Washington - It used to be only Superman who could see through concrete walls, but an exhibit at the National Building Museum shows mere mortals can do it too.
Called Liquid Stone, the show features variations of translucent concrete, a newfangled version of the old construction standby that offers a combination of aesthetics and practicality.
One display is a wall of translucent concrete blocks. When someone stands in front of it and light is shone from behind, the person's shadow can be seen clearly on the other side.
"I think it's beautiful in itself, so it might be attractive in a restaurant or a hotel," said G Martin Moeller Jnr, the museum's senior vice-president. "But it might also be used in an indoor fire escape where you wanted light to come through in case of a power failure. It could become a lifesaver."
The translucent blocks are made by mixing glass fibres into the combination of crushed stone, cement and water, varying a process that has been used for centuries to produce a versatile building material. The process was devised by Hungarian architect Aron Losonczi in 2001.
"The idea came from a work of art I saw in Budapest," he said in a telephone interview from Csongrad in south-east Hungary. "It was made of glass and ordinary concrete, and the idea of combining the two struck me. Then I went to Stockholm to do postgraduate work in architecture and it developed there."
One of the first demonstrations was a pavement in Stockholm made of thin sheets of translucent concrete. It looks like an ordinary pavement by day but is illuminated at night by lights under it.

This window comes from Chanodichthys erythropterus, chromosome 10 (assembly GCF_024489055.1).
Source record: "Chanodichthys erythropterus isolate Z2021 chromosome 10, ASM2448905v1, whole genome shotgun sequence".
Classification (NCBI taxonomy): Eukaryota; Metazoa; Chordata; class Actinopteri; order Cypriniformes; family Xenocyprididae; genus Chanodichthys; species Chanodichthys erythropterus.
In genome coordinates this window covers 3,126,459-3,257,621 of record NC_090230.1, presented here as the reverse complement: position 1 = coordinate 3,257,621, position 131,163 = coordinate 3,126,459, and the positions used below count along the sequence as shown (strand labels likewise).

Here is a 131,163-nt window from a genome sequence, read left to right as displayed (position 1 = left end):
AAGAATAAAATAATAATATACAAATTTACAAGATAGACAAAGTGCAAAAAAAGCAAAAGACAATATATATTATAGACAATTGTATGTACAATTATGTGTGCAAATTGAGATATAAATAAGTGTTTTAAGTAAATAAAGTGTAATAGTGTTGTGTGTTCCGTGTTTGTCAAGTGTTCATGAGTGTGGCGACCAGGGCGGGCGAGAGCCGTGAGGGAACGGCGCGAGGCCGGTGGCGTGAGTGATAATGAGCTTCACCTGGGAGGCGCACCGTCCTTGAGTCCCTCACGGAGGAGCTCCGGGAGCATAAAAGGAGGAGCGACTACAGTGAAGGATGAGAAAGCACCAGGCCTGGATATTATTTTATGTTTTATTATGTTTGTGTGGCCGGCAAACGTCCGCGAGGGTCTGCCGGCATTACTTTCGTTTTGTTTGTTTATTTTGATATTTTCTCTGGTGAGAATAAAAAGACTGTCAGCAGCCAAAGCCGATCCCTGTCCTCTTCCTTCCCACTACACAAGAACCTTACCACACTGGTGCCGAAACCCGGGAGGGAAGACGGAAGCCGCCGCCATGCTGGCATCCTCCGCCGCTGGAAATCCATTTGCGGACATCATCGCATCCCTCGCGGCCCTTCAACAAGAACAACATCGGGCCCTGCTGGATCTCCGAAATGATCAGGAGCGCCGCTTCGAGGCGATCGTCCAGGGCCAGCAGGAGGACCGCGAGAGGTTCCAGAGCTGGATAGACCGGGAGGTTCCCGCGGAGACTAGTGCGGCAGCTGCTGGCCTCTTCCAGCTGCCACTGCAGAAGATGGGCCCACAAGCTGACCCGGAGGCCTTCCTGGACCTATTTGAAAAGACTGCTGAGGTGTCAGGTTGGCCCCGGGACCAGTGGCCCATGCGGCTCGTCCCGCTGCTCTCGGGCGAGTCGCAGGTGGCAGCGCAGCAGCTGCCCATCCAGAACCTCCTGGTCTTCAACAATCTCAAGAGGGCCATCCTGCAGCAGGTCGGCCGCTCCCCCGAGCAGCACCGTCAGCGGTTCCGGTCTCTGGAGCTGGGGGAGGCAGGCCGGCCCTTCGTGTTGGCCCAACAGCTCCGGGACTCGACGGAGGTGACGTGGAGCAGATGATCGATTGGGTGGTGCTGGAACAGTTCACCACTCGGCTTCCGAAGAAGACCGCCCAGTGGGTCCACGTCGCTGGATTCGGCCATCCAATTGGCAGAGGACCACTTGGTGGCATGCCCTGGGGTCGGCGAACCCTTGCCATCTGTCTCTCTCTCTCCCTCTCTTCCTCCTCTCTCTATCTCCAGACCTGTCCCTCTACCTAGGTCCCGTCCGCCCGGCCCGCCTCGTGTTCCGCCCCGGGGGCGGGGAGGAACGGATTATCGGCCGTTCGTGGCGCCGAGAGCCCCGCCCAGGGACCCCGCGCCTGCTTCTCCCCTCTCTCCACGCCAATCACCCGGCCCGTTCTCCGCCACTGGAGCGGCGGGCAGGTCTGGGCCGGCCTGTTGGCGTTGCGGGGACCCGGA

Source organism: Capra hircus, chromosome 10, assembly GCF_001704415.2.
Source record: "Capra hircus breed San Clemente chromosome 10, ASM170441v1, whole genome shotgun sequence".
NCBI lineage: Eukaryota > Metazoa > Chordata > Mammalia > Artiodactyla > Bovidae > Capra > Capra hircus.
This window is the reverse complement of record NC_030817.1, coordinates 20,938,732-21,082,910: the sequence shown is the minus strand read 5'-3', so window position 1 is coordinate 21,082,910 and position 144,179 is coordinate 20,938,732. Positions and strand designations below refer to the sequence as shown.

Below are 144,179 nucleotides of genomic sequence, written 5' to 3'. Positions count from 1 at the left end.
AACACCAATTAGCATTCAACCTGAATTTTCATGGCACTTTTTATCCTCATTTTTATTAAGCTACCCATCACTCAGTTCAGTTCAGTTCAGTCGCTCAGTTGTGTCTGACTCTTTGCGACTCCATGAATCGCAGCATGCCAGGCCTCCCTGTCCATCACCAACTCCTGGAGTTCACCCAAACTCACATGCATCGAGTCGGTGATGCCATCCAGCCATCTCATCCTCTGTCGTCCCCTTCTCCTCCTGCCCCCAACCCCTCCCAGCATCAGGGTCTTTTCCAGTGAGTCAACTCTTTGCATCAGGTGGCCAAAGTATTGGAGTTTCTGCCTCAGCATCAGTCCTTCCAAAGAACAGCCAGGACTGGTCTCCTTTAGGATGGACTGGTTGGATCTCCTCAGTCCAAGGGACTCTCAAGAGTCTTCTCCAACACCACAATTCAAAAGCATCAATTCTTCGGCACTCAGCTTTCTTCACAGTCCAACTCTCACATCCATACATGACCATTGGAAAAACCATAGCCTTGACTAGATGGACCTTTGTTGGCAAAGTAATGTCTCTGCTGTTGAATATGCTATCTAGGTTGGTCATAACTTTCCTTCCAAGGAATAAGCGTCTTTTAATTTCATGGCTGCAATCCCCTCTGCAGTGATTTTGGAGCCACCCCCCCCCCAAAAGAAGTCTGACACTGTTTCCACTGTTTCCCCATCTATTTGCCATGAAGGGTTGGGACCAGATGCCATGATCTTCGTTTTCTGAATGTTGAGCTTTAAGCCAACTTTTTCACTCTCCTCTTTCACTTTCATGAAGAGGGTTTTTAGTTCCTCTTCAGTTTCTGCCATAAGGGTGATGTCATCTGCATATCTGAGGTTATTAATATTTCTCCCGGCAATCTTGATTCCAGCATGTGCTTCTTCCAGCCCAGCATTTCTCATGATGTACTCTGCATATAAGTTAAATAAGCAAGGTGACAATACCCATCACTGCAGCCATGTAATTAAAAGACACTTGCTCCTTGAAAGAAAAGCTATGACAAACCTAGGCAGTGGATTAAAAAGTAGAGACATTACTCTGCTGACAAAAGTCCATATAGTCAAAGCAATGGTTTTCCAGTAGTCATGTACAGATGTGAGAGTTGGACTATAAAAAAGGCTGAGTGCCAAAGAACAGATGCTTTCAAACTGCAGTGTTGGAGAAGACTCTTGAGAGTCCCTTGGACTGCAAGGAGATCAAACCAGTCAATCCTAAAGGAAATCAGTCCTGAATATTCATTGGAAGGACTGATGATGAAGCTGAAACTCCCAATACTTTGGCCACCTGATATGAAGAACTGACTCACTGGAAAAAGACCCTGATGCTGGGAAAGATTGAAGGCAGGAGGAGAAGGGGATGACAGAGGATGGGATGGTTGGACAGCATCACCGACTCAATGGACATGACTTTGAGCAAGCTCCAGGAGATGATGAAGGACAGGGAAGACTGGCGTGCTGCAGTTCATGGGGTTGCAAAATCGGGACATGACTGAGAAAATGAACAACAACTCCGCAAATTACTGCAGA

A company in Aachen, Germany, called LiTraCon for "light transmitting concrete", makes translucent blocks and plans to have them market-ready this year. Andreas Bittis, in charge of marketing, said that thus far, they have mainly been used in demonstration projects, such as the Stockholm sidewalk.
Bittis has many ideas for practical uses.
"Think of illuminating subway stations with daylight," he suggested in an email. Or using the concrete for speed bumps and lighting them from below to make them more visible at night.
Translucent concrete is strong enough for the uses for traditional concrete, and chemical additives can greatly increase the strength. Moeller pointed out, however, that until demand increases, experimentation continues and production costs fall, the price of any new product will be significantly higher than similar older products.
Will Wittig, who teaches architecture at the University of Detroit Mercy, has developed concrete panels shown in the exhibit that in some places are only 2,5mm thick. He said he has ideas about an all-concrete building, part of which would consist of ordinary opaque concrete and the translucent kind.
Inventor Thomas Edison had the idea of an all-concrete house almost a century ago. Though he worked on it for years and spent a lot of money, the idea never caught on.
Today's concrete buildings have skeletons of steel, but Moeller said that could become obsolete with the development of a recently invented self-reinforcing concrete, though that may be many years off.
The Lafarge Group, a French firm that says it is the world's largest producer of concrete, sponsored the exhibit and is showing off a recent variety called "Ductal" that does not need steel reinforcement. The exhibit shows how a light rail terminal has been built in Calgary, Alberta, almost entirely of Ductal, with concrete arches spanning 6m and the concrete only a 6mm thick.
A smooth-textured, tubular sample is shown in the exhibit. Known to the museum staff as "the pretzel", it looks like a long and hopelessly tangled garden hose.
Moeller said old-fashioned concrete has no give at all, but synthetic fibres added to the mix give some flexibility without losing strength.
Lancelot Coar, an artist, architect and engineer in Washington, is working on the use of fabric as reinforcement since it's more flexible than steel. The sample in the exhibit shows how it could give designers more freedom in using curved forms in concrete. - Sapa-AP